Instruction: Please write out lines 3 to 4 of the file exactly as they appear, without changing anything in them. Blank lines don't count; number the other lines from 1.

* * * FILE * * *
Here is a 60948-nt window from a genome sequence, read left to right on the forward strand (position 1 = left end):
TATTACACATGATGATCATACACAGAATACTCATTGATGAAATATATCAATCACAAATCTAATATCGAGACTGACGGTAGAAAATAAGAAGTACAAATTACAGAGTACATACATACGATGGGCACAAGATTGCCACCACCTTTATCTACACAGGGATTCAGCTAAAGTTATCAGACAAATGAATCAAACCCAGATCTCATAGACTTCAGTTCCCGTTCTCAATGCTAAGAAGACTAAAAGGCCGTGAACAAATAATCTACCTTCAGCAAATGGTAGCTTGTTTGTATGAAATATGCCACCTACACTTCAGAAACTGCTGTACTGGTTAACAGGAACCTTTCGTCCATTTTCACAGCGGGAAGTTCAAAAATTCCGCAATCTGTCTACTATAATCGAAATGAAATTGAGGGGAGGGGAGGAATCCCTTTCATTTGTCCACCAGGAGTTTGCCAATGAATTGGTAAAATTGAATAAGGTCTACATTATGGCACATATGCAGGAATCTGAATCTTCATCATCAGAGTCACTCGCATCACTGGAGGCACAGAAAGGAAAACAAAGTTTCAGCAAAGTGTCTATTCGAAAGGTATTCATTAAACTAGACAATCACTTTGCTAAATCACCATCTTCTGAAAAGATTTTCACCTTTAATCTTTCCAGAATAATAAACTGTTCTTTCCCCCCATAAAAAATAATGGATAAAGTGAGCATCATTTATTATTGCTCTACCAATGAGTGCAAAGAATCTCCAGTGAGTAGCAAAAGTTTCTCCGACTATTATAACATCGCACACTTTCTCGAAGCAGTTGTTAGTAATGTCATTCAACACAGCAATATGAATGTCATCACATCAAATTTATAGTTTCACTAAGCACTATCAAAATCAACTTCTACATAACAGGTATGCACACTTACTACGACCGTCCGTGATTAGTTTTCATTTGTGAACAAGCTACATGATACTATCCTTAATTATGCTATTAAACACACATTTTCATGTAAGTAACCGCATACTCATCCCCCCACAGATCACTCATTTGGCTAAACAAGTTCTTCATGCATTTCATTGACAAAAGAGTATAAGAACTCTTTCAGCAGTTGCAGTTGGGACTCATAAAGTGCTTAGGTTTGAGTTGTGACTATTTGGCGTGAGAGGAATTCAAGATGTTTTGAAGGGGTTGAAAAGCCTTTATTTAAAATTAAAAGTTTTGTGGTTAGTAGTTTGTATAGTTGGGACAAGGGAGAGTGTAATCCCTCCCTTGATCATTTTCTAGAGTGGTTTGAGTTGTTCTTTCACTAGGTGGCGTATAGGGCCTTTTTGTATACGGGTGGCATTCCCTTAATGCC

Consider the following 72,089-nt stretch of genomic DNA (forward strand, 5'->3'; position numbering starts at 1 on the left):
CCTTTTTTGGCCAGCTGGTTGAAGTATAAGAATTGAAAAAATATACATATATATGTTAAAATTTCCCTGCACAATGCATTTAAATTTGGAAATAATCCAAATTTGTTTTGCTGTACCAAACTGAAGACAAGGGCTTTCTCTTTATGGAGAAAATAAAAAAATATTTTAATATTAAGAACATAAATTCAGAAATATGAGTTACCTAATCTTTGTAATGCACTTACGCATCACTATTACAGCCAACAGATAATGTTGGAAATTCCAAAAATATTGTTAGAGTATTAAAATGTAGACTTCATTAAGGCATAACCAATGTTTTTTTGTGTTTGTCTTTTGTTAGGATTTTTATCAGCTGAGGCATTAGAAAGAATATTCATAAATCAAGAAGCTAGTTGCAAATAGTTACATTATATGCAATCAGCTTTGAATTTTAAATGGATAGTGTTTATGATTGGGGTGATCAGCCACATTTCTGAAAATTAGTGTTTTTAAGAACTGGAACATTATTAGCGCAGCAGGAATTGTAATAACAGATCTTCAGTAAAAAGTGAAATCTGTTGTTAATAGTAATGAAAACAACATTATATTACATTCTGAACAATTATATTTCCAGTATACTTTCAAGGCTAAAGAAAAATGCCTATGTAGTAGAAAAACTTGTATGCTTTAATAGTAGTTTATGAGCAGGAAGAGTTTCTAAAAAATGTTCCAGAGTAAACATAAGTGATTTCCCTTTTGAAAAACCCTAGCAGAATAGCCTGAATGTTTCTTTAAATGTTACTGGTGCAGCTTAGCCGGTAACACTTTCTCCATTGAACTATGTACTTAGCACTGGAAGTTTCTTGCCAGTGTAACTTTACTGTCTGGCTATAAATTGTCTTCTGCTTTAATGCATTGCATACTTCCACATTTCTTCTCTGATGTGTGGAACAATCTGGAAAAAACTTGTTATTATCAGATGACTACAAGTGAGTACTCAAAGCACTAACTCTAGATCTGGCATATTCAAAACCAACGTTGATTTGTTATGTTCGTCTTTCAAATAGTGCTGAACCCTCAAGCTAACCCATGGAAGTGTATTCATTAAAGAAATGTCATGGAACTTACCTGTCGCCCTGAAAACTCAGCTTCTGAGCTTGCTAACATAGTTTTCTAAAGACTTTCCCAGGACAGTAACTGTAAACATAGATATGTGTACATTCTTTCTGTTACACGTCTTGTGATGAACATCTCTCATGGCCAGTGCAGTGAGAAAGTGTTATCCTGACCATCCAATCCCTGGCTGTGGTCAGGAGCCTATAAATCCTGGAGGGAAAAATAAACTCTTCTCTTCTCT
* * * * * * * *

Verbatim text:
Consider the following 72,089-nt stretch of genomic DNA (forward strand, 5'->3'; position numbering starts at 1 on the left):
CCTTTTTTGGCCAGCTGGTTGAAGTATAAGAATTGAAAAAATATACATATATATGTTAAAATTTCCCTGCACAATGCATTTAAATTTGGAAATAATCCAAATTTGTTTTGCTGTACCAAACTGAAGACAAGGGCTTTCTCTTTATGGAGAAAATAAAAAAATATTTTAATATTAAGAACATAAATTCAGAAATATGAGTTACCTAATCTTTGTAATGCACTTACGCATCACTATTACAGCCAACAGATAATGTTGGAAATTCCAAAAATATTGTTAGAGTATTAAAATGTAGACTTCATTAAGGCATAACCAATGTTTTTTTGTGTTTGTCTTTTGTTAGGATTTTTATCAGCTGAGGCATTAGAAAGAATATTCATAAATCAAGAAGCTAGTTGCAAATAGTTACATTATATGCAATCAGCTTTGAATTTTAAATGGATAGTGTTTATGATTGGGGTGATCAGCCACATTTCTGAAAATTAGTGTTTTTAAGAACTGGAACATTATTAGCGCAGCAGGAATTGTAATAACAGATCTTCAGTAAAAAGTGAAATCTGTTGTTAATAGTAATGAAAACAACATTATATTACATTCTGAACAATTATATTTCCAGTATACTTTCAAGGCTAAAGAAAAATGCCTATGTAGTAGAAAAACTTGTATGCTTTAATAGTAGTTTATGAGCAGGAAGAGTTTCTAAAAAATGTTCCAGAGTAAACATAAGTGATTTCCCTTTTGAAAAACCCTAGCAGAATAGCCTGAATGTTTCTTTAAATGTTACTGGTGCAGCTTAGCCGGTAACACTTTCTCCATTGAACTATGTACTTAGCACTGGAAGTTTCTTGCCAGTGTAACTTTACTGTCTGGCTATAAATTGTCTTCTGCTTTAATGCATTGCATACTTCCACATTTCTTCTCTGATGTGTGGAACAATCTGGAAAAAACTTGTTATTATCAGATGACTACAAGTGAGTACTCAAAGCACTAACTCTAGATCTGGCATATTCAAAACCAACGTTGATTTGTTATGTTCGTCTTTCAAATAGTGCTGAACCCTCAAGCTAACCCATGGAAGTGTATTCATTAAAGAAATGTCATGGAACTTACCTGTCGCCCTGAAAACTCAGCTTCTGAGCTTGCTAACATAGTTTTCTAAAGACTTTCCCAGGACAGTAACTGTAAACATAGATATGTGTACATTCTTTCTGTTACACGTCTTGTGATGAACATCTCTCATGGCCAGTGCAGTGAGAAAGTGTTATCCTGACCATCCAATCCCTGGCTGTGGTCAGGAGCCTATAAATCCTGGAGGGAAAAATAAACTCTTCTCTTCTCT